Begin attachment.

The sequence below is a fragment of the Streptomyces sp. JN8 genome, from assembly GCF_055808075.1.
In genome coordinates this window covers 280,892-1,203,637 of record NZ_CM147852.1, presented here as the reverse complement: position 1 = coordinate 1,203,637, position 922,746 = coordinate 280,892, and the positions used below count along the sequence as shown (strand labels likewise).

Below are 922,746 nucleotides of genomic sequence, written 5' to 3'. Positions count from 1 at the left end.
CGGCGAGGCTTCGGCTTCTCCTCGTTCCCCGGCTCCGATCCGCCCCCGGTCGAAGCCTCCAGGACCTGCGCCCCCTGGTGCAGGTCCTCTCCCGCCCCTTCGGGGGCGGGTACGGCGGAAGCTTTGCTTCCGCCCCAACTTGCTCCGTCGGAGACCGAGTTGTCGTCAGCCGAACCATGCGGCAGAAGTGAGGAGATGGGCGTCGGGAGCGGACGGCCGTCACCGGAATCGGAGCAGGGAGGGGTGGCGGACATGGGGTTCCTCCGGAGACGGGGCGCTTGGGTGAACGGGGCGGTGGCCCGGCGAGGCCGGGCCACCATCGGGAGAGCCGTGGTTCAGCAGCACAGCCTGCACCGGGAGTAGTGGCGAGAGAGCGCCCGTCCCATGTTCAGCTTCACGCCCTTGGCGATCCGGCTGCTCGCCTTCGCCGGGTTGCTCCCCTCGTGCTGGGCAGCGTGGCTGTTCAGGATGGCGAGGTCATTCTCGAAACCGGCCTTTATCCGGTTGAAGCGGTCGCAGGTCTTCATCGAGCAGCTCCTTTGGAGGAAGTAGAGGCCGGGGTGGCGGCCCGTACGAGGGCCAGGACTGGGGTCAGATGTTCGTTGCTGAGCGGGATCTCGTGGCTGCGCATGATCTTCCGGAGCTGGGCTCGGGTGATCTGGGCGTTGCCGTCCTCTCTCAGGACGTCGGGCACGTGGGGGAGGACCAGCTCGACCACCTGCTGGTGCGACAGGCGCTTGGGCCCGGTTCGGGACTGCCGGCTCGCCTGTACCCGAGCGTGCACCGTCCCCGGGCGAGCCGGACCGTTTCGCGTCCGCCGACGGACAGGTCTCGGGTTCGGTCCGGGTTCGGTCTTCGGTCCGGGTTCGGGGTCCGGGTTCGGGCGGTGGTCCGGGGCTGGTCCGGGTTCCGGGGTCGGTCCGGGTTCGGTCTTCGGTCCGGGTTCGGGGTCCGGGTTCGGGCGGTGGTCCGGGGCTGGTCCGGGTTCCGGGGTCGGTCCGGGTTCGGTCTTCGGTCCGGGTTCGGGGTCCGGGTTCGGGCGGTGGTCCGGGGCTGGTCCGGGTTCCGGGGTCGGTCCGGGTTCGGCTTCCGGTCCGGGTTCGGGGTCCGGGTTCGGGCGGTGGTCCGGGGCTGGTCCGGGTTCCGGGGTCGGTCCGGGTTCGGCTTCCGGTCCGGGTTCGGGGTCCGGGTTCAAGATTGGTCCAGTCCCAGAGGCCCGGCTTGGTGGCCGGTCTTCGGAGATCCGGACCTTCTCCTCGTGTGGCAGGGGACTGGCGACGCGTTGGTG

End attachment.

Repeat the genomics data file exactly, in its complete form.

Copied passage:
The sequence below is a fragment of the Streptomyces sp. JN8 genome, from assembly GCF_055808075.1.
In genome coordinates this window covers 280,892-1,203,637 of record NZ_CM147852.1, presented here as the reverse complement: position 1 = coordinate 1,203,637, position 922,746 = coordinate 280,892, and the positions used below count along the sequence as shown (strand labels likewise).

Below are 922,746 nucleotides of genomic sequence, written 5' to 3'. Positions count from 1 at the left end.
CGGCGAGGCTTCGGCTTCTCCTCGTTCCCCGGCTCCGATCCGCCCCCGGTCGAAGCCTCCAGGACCTGCGCCCCCTGGTGCAGGTCCTCTCCCGCCCCTTCGGGGGCGGGTACGGCGGAAGCTTTGCTTCCGCCCCAACTTGCTCCGTCGGAGACCGAGTTGTCGTCAGCCGAACCATGCGGCAGAAGTGAGGAGATGGGCGTCGGGAGCGGACGGCCGTCACCGGAATCGGAGCAGGGAGGGGTGGCGGACATGGGGTTCCTCCGGAGACGGGGCGCTTGGGTGAACGGGGCGGTGGCCCGGCGAGGCCGGGCCACCATCGGGAGAGCCGTGGTTCAGCAGCACAGCCTGCACCGGGAGTAGTGGCGAGAGAGCGCCCGTCCCATGTTCAGCTTCACGCCCTTGGCGATCCGGCTGCTCGCCTTCGCCGGGTTGCTCCCCTCGTGCTGGGCAGCGTGGCTGTTCAGGATGGCGAGGTCATTCTCGAAACCGGCCTTTATCCGGTTGAAGCGGTCGCAGGTCTTCATCGAGCAGCTCCTTTGGAGGAAGTAGAGGCCGGGGTGGCGGCCCGTACGAGGGCCAGGACTGGGGTCAGATGTTCGTTGCTGAGCGGGATCTCGTGGCTGCGCATGATCTTCCGGAGCTGGGCTCGGGTGATCTGGGCGTTGCCGTCCTCTCTCAGGACGTCGGGCACGTGGGGGAGGACCAGCTCGACCACCTGCTGGTGCGACAGGCGCTTGGGCCCGGTTCGGGACTGCCGGCTCGCCTGTACCCGAGCGTGCACCGTCCCCGGGCGAGCCGGACCGTTTCGCGTCCGCCGACGGACAGGTCTCGGGTTCGGTCCGGGTTCGGTCTTCGGTCCGGGTTCGGGGTCCGGGTTCGGGCGGTGGTCCGGGGCTGGTCCGGGTTCCGGGGTCGGTCCGGGTTCGGTCTTCGGTCCGGGTTCGGGGTCCGGGTTCGGGCGGTGGTCCGGGGCTGGTCCGGGTTCCGGGGTCGGTCCGGGTTCGGTCTTCGGTCCGGGTTCGGGGTCCGGGTTCGGGCGGTGGTCCGGGGCTGGTCCGGGTTCCGGGGTCGGTCCGGGTTCGGCTTCCGGTCCGGGTTCGGGGTCCGGGTTCGGGCGGTGGTCCGGGGCTGGTCCGGGTTCCGGGGTCGGTCCGGGTTCGGCTTCCGGTCCGGGTTCGGGGTCCGGGTTCAAGATTGGTCCAGTCCCAGAGGCCCGGCTTGGTGGCCGGTCTTCGGAGATCCGGACCTTCTCCTCGTGTGGCAGGGGACTGGCGACGCGTTGGTG